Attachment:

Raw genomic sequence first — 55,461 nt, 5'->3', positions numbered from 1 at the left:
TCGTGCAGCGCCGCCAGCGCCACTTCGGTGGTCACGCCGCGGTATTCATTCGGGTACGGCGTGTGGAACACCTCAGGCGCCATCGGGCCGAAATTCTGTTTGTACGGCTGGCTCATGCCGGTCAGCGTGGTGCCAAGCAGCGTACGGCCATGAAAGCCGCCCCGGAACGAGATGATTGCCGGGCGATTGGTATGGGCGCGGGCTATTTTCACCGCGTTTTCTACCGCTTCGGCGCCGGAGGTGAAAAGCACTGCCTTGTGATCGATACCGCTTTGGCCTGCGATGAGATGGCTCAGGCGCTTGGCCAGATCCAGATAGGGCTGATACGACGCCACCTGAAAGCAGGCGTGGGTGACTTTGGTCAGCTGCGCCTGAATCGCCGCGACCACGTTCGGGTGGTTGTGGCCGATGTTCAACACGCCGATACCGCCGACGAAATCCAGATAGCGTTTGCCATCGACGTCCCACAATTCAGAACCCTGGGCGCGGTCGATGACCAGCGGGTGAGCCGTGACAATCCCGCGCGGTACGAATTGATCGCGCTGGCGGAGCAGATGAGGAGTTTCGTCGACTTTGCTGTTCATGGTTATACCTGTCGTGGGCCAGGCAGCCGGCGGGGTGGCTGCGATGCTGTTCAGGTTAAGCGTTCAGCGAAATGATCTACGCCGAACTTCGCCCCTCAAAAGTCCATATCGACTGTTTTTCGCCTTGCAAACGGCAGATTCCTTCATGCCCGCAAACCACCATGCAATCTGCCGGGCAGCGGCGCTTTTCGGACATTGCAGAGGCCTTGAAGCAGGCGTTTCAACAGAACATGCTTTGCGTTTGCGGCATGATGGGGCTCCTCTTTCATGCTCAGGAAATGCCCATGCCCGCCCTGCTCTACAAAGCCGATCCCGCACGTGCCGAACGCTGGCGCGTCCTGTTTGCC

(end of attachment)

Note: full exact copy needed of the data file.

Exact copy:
Raw genomic sequence first — 55,461 nt, 5'->3', positions numbered from 1 at the left:
TCGTGCAGCGCCGCCAGCGCCACTTCGGTGGTCACGCCGCGGTATTCATTCGGGTACGGCGTGTGGAACACCTCAGGCGCCATCGGGCCGAAATTCTGTTTGTACGGCTGGCTCATGCCGGTCAGCGTGGTGCCAAGCAGCGTACGGCCATGAAAGCCGCCCCGGAACGAGATGATTGCCGGGCGATTGGTATGGGCGCGGGCTATTTTCACCGCGTTTTCTACCGCTTCGGCGCCGGAGGTGAAAAGCACTGCCTTGTGATCGATACCGCTTTGGCCTGCGATGAGATGGCTCAGGCGCTTGGCCAGATCCAGATAGGGCTGATACGACGCCACCTGAAAGCAGGCGTGGGTGACTTTGGTCAGCTGCGCCTGAATCGCCGCGACCACGTTCGGGTGGTTGTGGCCGATGTTCAACACGCCGATACCGCCGACGAAATCCAGATAGCGTTTGCCATCGACGTCCCACAATTCAGAACCCTGGGCGCGGTCGATGACCAGCGGGTGAGCCGTGACAATCCCGCGCGGTACGAATTGATCGCGCTGGCGGAGCAGATGAGGAGTTTCGTCGACTTTGCTGTTCATGGTTATACCTGTCGTGGGCCAGGCAGCCGGCGGGGTGGCTGCGATGCTGTTCAGGTTAAGCGTTCAGCGAAATGATCTACGCCGAACTTCGCCCCTCAAAAGTCCATATCGACTGTTTTTCGCCTTGCAAACGGCAGATTCCTTCATGCCCGCAAACCACCATGCAATCTGCCGGGCAGCGGCGCTTTTCGGACATTGCAGAGGCCTTGAAGCAGGCGTTTCAACAGAACATGCTTTGCGTTTGCGGCATGATGGGGCTCCTCTTTCATGCTCAGGAAATGCCCATGCCCGCCCTGCTCTACAAAGCCGATCCCGCACGTGCCGAACGCTGGCGCGTCCTGTTTGCC